he might have discovered a thing or two about "the method of attack against Scientology" that, in fact, has absolutely nothing whatsoever to do with objections to to any of their beliefs or superstitions. He later continues, ironically:

The point is that Scientologists should surely be judged on what they do and not what they believe. And it's difficult to see what they are doing that is so terribly bad.

Ironic because what Scientologists do is exactly what has earned them so many critics. Sure, many people, like myself, may have a hard time buying a story that an evil galactic dark lord named Xenu horded the surplus population of the universe around volcanoes on Earth and turned them into Thetans with nuclear bombs who now infect the bodies of humans, but it's hardly the single basis for their criticism. Besides, it's not "difficult" in the slightest to see what's so bad about the "church." It's just plain lazy. Anyone with an internet connection and thirty minutes of spare time - something one can fairly assume a responsible journalist might find necessary to spend before writing with authority on any subject, let alone one that defends a dangerous cult - can find out the basic human rights abuses of which Scientology is guilty.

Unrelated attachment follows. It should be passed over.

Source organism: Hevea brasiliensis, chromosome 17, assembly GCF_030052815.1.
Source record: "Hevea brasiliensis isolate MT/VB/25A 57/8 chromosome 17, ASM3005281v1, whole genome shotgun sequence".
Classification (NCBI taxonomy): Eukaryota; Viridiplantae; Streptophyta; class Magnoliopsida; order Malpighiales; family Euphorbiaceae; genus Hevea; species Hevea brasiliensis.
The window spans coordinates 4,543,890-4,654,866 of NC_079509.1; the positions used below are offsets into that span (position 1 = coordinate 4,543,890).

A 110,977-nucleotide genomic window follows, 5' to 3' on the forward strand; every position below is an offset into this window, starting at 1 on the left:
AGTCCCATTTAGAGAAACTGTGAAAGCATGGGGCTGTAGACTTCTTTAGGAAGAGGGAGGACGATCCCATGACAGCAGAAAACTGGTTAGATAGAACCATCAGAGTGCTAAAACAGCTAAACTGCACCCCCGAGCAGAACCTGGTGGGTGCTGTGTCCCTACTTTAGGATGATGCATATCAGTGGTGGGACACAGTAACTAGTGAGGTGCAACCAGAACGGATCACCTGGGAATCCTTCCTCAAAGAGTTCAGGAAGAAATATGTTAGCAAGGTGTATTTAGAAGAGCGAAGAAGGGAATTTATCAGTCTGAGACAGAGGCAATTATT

If taking money from the gullible is a crime then the people that run the lottery should be on trial, as well as anyone who sells make-up to spotty oiks on the grounds that it will help them look like Jennifer Lopez. And unlike some religions, Scientology doesn't have followers decapitating people on prime-time television or bombing abortion clinics.

Perhaps not, but part of the reason why this site was even started was for the sake of people like Mr. Hennigan, so here's just a crash course in why Scientology is a lot more than just a harmless little scam that doesn't hurt anybody.